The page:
Ecological Health in the Nation’s Streams, 1993—2005
By Daren M. Carlisle, Michael R. Meador, Terry M. Short, Cathy M. Tate, Martin E. Gurtz, Wade L. Bryant, James A. Falcone, and Michael D. Woodside
This report summarizes a national assessment of the ecological health of streams done by the U.S. Geological Survey’s (USGS) National Water-Quality Assessment Program (NAWQA). Healthy functioning stream ecosystems provide society with many benefits, including water purification, flood control, nutrient recycling, waste decomposition, fisheries, and aesthetics. The value to society of many of these benefits is substantial; for example, sportfishing in the United States generates an estimated annual economic output of $125 billion, including more than 1 million jobs (National Research Council, 2005; American Sportfishing Association, 2008). Continued monitoring and assessment of the Nation’s streams is needed to support informed decisions that will safeguard this important natural and economic resource.
The quality of streams and rivers is often assessed with measures of the chemical or physical properties of water. However, a more comprehensive perspective is obtained if resident biological communities are also assessed. Guidelines to protect human health and aquatic life have been established for specific physical and chemical properties of water and have become useful yardsticks with which to assess water quality. Biological communities provide additional crucial information because they live within streams for weeks to years and therefore integrate through time the effects of changes to their chemical or physical environment. In addition, biological communities are a direct measure of stream health—n indicator of the ability of a stream to support aquatic life. Thus, the condition of biological communities, integrated with key physical and chemical properties, provides a comprehensive assessment of stream health.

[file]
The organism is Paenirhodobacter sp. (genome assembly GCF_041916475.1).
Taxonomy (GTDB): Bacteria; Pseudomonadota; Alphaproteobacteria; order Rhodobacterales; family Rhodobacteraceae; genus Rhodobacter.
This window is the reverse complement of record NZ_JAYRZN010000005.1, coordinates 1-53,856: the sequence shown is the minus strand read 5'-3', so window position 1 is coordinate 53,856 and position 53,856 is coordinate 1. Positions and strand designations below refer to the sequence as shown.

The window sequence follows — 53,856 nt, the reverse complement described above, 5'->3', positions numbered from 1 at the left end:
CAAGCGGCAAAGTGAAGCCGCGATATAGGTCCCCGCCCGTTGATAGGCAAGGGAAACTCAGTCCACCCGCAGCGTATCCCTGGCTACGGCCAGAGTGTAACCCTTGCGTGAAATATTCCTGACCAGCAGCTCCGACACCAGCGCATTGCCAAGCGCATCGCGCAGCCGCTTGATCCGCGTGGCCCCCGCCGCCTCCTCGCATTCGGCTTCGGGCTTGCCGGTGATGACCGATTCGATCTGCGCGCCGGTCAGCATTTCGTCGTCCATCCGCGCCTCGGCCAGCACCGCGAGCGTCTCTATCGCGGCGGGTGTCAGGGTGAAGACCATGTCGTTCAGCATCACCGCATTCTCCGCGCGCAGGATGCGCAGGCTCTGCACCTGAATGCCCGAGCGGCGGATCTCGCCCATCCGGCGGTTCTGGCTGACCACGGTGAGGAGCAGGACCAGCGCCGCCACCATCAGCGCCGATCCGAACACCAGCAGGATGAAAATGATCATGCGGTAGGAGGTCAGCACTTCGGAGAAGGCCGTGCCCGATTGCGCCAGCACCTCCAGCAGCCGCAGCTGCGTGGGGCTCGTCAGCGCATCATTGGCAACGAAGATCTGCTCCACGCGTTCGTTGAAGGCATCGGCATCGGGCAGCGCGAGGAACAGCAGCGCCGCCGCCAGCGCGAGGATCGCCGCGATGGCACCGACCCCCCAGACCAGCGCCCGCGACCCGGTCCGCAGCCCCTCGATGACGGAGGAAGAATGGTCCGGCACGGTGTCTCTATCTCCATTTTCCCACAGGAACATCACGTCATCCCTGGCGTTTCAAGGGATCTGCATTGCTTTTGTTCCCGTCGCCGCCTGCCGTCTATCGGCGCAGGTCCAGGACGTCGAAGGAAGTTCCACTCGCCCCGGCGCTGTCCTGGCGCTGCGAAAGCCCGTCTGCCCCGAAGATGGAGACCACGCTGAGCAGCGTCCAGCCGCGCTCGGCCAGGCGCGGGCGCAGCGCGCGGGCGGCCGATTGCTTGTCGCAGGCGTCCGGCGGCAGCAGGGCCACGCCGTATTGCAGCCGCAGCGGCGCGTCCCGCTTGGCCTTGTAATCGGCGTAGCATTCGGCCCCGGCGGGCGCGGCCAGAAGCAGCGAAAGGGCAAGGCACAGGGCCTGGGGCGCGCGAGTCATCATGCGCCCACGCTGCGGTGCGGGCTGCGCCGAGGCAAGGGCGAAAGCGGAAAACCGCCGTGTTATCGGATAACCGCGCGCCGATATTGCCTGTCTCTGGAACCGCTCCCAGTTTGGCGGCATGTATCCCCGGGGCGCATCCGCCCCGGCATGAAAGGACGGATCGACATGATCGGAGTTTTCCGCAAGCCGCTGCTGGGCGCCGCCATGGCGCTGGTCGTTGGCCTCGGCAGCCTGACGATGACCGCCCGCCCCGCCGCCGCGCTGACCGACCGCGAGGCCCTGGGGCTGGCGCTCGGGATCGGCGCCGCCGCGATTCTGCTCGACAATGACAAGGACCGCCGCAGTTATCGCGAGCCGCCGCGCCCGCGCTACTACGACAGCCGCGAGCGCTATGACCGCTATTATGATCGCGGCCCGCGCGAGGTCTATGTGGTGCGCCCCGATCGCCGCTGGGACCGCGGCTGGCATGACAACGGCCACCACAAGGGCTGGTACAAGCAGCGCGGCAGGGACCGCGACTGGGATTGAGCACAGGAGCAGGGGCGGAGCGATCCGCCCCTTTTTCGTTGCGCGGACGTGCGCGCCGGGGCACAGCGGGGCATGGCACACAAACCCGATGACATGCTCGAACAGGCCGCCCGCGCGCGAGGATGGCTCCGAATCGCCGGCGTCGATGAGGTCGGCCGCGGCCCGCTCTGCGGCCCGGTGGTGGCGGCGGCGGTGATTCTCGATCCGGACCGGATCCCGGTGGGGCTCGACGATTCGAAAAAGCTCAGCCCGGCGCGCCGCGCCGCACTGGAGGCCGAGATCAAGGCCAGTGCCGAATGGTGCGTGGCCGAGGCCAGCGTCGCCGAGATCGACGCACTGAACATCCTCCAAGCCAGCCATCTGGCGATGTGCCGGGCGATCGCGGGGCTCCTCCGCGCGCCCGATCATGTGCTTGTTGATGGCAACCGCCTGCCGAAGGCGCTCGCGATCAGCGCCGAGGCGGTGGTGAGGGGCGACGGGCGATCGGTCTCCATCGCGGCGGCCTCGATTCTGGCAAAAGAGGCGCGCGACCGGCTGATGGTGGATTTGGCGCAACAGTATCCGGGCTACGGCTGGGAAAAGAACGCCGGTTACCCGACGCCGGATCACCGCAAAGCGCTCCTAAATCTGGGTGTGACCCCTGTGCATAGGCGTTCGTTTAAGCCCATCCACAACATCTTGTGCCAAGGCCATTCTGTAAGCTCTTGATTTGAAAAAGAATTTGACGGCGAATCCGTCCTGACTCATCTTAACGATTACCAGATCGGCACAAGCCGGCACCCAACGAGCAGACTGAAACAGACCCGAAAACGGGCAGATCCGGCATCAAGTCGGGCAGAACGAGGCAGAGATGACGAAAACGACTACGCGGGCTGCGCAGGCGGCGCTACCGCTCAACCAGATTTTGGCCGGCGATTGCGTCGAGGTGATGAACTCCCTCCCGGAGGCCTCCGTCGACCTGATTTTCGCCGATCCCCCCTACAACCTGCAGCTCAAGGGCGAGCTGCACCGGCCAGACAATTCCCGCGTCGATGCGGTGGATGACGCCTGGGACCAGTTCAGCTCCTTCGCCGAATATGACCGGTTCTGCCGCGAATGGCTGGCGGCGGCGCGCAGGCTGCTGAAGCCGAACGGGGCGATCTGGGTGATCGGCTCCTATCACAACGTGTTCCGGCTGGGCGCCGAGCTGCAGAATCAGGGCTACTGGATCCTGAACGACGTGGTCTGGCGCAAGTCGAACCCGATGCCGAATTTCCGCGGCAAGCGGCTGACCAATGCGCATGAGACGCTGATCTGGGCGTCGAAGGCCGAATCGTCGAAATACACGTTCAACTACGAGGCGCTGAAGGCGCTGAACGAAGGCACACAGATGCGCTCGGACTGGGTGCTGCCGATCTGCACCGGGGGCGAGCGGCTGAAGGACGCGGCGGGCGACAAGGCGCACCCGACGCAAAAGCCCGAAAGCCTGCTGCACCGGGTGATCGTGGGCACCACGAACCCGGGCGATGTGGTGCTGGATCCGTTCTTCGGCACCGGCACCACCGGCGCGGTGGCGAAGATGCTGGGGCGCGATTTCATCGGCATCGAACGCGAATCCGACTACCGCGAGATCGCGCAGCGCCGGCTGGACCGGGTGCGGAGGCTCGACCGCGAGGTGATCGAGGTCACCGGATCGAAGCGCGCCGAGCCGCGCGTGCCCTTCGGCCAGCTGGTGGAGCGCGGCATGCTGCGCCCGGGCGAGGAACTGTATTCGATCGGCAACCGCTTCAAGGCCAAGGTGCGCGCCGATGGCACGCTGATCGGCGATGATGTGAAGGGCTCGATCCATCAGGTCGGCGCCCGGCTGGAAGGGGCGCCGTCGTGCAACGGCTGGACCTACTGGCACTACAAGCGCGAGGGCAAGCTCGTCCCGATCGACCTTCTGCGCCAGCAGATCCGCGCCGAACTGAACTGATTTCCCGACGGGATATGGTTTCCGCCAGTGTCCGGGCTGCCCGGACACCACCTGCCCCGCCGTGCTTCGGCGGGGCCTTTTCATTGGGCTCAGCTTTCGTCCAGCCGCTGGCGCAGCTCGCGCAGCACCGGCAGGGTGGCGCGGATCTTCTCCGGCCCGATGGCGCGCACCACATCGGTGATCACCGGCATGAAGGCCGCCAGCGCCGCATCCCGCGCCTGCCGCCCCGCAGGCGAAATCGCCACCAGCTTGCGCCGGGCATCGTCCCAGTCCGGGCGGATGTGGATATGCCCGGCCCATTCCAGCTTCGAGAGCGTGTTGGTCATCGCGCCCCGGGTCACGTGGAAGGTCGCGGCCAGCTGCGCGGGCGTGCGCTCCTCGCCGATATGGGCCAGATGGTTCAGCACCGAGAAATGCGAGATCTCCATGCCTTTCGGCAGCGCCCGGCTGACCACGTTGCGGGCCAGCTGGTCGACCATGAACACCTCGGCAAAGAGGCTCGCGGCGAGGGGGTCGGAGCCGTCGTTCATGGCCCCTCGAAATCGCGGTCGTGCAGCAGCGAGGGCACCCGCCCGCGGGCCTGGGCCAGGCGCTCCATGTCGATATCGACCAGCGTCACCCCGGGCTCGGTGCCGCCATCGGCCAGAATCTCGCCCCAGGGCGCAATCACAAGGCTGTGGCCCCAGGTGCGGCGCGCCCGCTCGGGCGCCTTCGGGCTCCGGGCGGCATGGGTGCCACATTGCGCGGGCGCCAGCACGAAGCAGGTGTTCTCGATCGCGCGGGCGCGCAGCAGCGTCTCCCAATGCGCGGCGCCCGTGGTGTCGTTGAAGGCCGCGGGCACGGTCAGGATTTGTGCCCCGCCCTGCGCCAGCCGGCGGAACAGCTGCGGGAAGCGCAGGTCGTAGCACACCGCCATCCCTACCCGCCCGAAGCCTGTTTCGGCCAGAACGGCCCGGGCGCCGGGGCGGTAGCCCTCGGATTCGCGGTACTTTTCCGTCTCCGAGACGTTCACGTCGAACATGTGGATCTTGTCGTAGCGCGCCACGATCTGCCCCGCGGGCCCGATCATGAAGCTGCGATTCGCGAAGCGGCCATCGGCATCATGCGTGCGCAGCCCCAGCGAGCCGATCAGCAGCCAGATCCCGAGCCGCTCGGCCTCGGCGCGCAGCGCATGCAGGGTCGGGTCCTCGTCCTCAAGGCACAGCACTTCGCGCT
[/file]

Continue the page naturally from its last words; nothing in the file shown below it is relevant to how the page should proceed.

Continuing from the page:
A new USGS report describes how the health of our Nation’s streams is being degraded by streamflow modifications and elevated levels of nutrients and pesticides.
The national assessment of stream health was unprecedented in the breadth of the measurements—including assessments of multiple biological communities as well as streamflow modifications and measurements of over 100 chemical constituents in water and streambed sediments.
“Healthy streams are an essential part of our natural heritage. They are important to everyone — not only for recreation and for public water supply and public health, but also for economic growth,” said USGS acting Director Suzette Kimball. “A broad understanding of the complex factors that affect stream health across the Nation will aid us in making efficient, long term decisions that support healthy streams.”
To assess ecological health, USGS scientists examined the relationship of the condition of three biological communities (algae, macroinvertebrates, and fish) to man-made changes in streamflow characteristics and water quality. The ability of a stream to support these biological communities is a direct measure of stream health.